Cry of the Banshee (AIP 1970)
AIP’s horror movie Cry of the Banshee was released on the 22nd of July, 1970, loosely based on the Edgar Allan Poe story of the same name but not remaining particularly faithful to the source material.
Directed by Gordon Hessler, Cry of the Banshee follows the fate of Elizabethan witchhunter Lord Edward Whitman, played with suitable malevolence by Vincent Price. Whitman’s lust for power and casual willingness to murder local peasants in the name of ostensibly battling the occult backfire massively when he crosses a real witch and slaughters members of her coven. In retaliation, she summons a sidhe – a magical servant – to wreak vengeful havoc on the Whitman family.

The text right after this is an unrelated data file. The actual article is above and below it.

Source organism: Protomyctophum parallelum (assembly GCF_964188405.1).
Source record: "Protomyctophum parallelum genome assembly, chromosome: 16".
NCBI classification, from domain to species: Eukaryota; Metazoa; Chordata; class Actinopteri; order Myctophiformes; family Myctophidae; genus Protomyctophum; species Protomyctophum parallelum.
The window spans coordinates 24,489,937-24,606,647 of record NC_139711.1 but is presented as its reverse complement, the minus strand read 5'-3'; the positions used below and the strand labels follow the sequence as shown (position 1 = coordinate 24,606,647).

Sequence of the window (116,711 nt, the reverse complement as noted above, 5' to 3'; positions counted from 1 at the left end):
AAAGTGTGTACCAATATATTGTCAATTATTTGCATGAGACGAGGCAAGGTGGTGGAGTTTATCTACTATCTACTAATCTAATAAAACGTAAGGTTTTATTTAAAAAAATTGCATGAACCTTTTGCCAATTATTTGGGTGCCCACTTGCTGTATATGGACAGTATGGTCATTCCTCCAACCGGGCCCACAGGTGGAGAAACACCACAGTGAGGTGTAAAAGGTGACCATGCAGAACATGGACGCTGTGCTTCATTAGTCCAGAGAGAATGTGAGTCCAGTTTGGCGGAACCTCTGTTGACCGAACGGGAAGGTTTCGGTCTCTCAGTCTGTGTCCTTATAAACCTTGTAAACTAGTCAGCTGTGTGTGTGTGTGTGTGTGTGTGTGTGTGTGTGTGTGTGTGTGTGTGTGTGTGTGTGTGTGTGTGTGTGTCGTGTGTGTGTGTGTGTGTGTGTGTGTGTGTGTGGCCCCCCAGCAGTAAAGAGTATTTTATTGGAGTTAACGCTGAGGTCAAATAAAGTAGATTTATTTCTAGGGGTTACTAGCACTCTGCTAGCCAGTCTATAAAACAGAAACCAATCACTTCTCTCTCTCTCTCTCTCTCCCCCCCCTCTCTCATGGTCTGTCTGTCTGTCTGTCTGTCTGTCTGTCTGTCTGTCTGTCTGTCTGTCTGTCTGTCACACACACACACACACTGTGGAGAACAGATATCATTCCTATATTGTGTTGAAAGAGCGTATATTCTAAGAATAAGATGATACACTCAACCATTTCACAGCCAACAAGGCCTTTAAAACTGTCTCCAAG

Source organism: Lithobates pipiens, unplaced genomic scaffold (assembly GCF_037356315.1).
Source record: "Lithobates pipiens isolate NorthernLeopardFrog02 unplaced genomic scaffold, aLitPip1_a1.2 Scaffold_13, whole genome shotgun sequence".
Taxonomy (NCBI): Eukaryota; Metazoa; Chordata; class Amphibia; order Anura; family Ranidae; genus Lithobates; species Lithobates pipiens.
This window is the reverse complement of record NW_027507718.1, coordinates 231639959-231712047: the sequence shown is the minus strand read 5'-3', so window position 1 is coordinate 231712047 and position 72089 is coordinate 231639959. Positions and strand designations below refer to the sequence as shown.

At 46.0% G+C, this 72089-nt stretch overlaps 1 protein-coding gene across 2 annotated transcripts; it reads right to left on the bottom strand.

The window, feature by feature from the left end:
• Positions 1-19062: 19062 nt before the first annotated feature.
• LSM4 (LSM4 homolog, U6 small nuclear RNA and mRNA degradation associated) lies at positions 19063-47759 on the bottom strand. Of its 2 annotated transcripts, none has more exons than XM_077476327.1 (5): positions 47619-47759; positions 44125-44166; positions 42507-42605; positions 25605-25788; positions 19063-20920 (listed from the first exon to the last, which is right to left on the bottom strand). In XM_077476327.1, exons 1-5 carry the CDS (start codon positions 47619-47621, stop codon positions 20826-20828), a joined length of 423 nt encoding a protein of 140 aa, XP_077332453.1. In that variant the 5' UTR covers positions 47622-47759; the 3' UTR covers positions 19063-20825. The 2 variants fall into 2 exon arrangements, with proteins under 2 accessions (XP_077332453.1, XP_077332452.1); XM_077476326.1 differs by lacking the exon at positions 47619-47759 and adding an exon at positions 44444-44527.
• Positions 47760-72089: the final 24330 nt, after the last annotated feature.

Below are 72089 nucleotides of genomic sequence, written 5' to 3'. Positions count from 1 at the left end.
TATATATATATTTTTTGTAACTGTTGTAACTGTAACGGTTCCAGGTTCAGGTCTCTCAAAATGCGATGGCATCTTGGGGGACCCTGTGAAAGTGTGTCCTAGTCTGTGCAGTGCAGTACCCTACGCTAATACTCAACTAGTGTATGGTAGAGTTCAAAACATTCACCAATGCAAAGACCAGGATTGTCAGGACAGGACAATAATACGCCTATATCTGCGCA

The absence of a traditional screaming banshee may disappoint some horror fans, but this foray into Celtic mythology serves as a great vehicle for Price’s unique brand of sinister haughtiness, and features genuinely suspenseful sequences, particularly the terrifying coach ride at the story’s conclusion. Thanks to its setting, Cry of the Banshee has the unenviable task of being perpetually compared with Witchfinder General (1968), a battle it can never win, but in its portrayal of a layered household hinting at myriad sub-plots, it does merit more than a passing glance.
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